As I unloaded my kayak from the roof of the van, pulled safety gear from its bags and life jacket and spray skirt from their hangers, I couldn’t help but think how ritualistic going for a paddle is.
Over the years I’ve developed a routine to get ready to go onto the water, as well as one for getting off the water and packing up to go home. Now, it’s a mental checklist ingrained from so many outings. Still, each time I head out, I take a moment or two and go over the “list” to be sure I don’t wind up at the put-in without a vital piece of equipment — say, a paddle? Or life jacket? Or spray skirt? I know I have left each of those items at home once in my explorations.
Usually I have a backup, but once, I think it was the personal floatation device that somehow didn’t make it. I drove the 8 miles home and retrieved it, then back to the lake. I was so upset with myself I nearly abandoned the outing, but the stubborn side of me said I was going to go for a paddle. I did. It took about 15 minutes on the water to stop berating myself for stupidly not checking before I left home.
There are a host of distractions inevitable when there’s a throng at the launch site. My goal is to not bop someone on the head getting my boat off the car and over to the launch site with everything I intend to take along. Last Sunday afternoon the lake was especially busy.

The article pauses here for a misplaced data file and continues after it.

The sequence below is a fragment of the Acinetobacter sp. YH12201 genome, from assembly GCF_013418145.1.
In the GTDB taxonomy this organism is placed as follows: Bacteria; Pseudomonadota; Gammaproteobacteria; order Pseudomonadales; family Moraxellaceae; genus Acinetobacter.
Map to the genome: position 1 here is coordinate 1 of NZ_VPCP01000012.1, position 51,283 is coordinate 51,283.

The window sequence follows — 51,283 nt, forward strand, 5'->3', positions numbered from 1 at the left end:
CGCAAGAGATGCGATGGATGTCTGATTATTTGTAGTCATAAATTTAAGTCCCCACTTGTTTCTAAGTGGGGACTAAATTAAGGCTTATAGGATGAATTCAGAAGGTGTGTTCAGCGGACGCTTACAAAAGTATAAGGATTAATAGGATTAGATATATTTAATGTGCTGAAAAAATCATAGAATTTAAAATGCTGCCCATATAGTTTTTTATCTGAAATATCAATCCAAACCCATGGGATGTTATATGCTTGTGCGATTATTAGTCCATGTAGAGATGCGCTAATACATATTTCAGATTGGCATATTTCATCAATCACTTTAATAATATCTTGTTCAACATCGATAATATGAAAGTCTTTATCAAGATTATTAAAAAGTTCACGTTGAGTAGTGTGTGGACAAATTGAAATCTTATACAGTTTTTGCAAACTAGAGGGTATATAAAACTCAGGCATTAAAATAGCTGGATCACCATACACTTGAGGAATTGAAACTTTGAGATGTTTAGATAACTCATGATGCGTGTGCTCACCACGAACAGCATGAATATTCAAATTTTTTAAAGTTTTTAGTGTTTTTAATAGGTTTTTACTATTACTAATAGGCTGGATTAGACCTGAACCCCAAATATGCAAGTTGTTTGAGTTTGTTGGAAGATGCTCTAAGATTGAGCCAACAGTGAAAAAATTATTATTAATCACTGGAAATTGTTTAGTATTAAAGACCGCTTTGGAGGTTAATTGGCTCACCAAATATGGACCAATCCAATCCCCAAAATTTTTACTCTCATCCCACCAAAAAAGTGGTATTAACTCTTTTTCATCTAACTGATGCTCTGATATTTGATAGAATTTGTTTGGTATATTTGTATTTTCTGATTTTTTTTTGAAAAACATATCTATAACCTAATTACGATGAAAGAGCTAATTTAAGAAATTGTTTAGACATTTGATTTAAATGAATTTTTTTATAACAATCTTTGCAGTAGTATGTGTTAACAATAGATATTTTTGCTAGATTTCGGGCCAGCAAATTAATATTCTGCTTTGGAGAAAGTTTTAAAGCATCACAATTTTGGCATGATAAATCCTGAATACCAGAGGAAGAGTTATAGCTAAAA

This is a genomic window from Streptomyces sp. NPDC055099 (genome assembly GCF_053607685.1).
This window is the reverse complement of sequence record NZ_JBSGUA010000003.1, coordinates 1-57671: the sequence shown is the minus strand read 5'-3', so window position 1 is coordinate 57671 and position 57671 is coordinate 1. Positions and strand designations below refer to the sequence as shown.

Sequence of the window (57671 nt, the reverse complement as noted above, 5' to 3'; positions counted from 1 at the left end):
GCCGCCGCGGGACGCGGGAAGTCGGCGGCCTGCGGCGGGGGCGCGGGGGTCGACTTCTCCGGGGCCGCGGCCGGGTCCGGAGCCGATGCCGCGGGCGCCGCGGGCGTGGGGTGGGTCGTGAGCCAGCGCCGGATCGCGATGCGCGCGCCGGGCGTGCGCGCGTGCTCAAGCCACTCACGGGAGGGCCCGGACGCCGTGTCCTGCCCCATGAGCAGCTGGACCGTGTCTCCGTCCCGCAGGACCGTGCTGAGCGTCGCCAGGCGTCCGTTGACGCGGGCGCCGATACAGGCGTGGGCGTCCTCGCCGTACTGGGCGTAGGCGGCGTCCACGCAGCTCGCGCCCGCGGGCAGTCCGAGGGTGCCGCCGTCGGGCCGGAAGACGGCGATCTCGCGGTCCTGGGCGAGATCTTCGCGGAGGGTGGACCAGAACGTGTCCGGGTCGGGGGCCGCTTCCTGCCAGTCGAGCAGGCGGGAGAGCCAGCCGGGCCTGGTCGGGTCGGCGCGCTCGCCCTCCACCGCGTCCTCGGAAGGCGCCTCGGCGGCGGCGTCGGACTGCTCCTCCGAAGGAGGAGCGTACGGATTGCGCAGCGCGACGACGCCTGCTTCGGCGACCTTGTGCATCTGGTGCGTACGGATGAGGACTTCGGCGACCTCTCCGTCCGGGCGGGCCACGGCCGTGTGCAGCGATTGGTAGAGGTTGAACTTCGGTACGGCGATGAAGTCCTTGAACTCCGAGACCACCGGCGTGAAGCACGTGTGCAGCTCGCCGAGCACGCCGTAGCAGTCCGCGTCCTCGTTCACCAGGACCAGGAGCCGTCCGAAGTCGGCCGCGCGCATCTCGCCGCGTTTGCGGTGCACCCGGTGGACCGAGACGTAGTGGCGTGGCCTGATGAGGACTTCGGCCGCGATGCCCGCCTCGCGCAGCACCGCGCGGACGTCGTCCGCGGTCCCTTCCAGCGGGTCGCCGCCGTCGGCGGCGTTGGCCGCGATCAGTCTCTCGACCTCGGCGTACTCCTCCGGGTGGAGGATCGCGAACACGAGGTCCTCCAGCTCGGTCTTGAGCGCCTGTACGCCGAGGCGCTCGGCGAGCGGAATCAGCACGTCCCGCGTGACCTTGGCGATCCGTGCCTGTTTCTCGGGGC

The boat launch was wall-to-wall, and the beach area at Gould Landing on Pushaw Lake was thronged. Grills spewed hamburger smoke and squeals and Frisbees filled the air. On the water, personal watercraft buzzed about like gnats and motorboats (emphasis on motors) roared to and fro. So much for a peaceful paddle.
Earlier in the day I had decided that on this outing I would make something to eat on one of the few sandy shores I frequent — pesky mosquitoes be darned. So I brought along a small alcohol stove, a cook pot, some water, a small fold-up table, one of those Lipton side dishes in an envelope and my Crazy Creek chair. (My mental checklist had grown.)
These items got stowed in the kayak, I slipped on my spray skirt and PFD and waddled across the grassy area, boat in hand, to an open piece of shore that no one was using at the moment. Finally, on the water.
In the meantime my paddling partner, Robert Causey, had his canoe launched and was waiting out on the water for me to catch up. Canoeists have it so easy — put on a PFD, step in, paddle off.
We headed away from the beach and east to Moose Island, leaving behind the noise and confusion of Gould Landing. At the northern end of the island we parted company, Causey heading south back to his vehicle and an appointment; me north to a small sand and gravel beach about a mile away where I knew I could stop and fix a meal undisturbed.
Part of that stop would be to satisfy the dinnertime urge to eat, the other to experiment with the alcohol burner and stove I recently purchased. It’s a Trangia Westwind that weighs about a half-pound fueled. A windscreen would make it more efficient and add a couple or more ounces.
Trangia burners are not barn burners, but they get the job done fuel efficiently, and their selling points, for me, are fuel storage and the ability to simmer a meal. It takes 7 or 8 minutes to boil 2 cups of water, and with the simmer ring I was able to cook the Lipton Asian noodles for another 8 or 9 minutes without sticking them too badly to the pot or burning them (stirring every minute or so helped). For me, that was success.
I leaned back in the Crazy Creek gingerly tasting the hot noodles and watching loons catch their supper. No one in the city was enjoying dinner al fresco as much as I at that moment.